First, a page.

Gregory's long service in the House, the knowledge he gained and the connections he made inside and outside the military, give him a decided edge.
"Doug has something you just can't get with another lobbyist," said Jonathan Sadowsky, CEO of Clearwater-based Revenge Advanced Composites, which got help from Gregory in 2006 in securing its first earmark.
"Doug can say it's a good approach, or that doesn't make sense. ... I didn't hire him to get into Congressman Young's office."
This year Revenge got a $3 million earmark from Young to develop a robotic system for making seamless boat hulls. The company has made watercraft under contract from the Special Operations Command, based at MacDill Air Force Base in Tampa.
Another beneficiary of Young earmarks
Another company that hired Gregory is Mikros Systems Corp. It has offices in New Jersey and Pennsylvania but opened one in a Pinellas County business incubator that bears Young's name — the Young-Rainey STAR Center.
In making the announcement last February, Mikros president Thomas Meaney raved about space for "a growing technical and support staff" and the proximity to other defense contractors. A year later it has only one employee in Florida.
Young had already helped the company with a $1 million earmark in 2008 to design a radar diagnostic tool for ships. That money enabled Mikros to secure a contract with the Navy. This year, Young gave the firm another $1 million.
Defense firms have been known to set up shop in an influential congressman's district to gain access to money. But Young and the companies he supports deny that is what's happening here. "We have saved or created a lot more jobs in Pinellas County than the Obama $787 billion stimulus bill," he said, smiling.
Mikros chairman Paul Casner said he encouraged the company to establish roots in Florida because it can partner with another local company, DRS Technologies, on the radar systems. DRS has received nearly $19 million in earmarks for its own projects, and it got millions more while Gregory was on Young's staff. (DRS's lobbyist: Doug Gregory.)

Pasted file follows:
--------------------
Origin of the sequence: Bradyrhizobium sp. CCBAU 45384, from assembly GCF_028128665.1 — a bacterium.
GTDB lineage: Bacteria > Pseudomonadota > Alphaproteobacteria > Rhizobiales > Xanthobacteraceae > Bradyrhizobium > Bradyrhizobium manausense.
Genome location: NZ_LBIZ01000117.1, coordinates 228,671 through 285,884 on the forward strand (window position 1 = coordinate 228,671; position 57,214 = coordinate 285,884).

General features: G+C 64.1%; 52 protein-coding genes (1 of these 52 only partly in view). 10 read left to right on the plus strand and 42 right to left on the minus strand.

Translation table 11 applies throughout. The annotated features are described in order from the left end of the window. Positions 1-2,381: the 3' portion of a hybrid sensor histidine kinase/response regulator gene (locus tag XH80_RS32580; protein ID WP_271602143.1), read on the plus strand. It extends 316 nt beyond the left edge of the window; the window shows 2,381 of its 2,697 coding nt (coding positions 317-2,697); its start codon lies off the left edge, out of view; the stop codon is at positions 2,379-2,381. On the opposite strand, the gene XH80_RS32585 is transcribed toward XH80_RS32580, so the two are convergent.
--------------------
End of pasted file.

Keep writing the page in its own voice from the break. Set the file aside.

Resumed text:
Casner, who lives in Clearwater Beach, said he is not satisfied that Mikros has only one employee in Florida but insisted more would come as contract money starts flowing. "I think it's a wonderful place to grow whether Congressman Young is in office or not."
The debate over spending earmarks
Young, Gregory and the contractors share a common belief that their work is essential to national security. "He's a real patriot," Casner says of the congressman.
Through it all runs a serious debate about earmarks — one that started well before President Barack Obama called for more transparency of them in his State of the Union speech last month.
"If we're making the case that the DOD isn't doing a good job selecting contractors or if its procurement process is flawed, we should address that rather than run a parallel process," said Arizona Republican Rep. Jeff Flake, a leading earmark critic. "As flawed as their process may be, there is absolutely no way it is as bad as members of Congress doing this.
"These are essentially no-bid contracts for private companies awarded by a single member of Congress."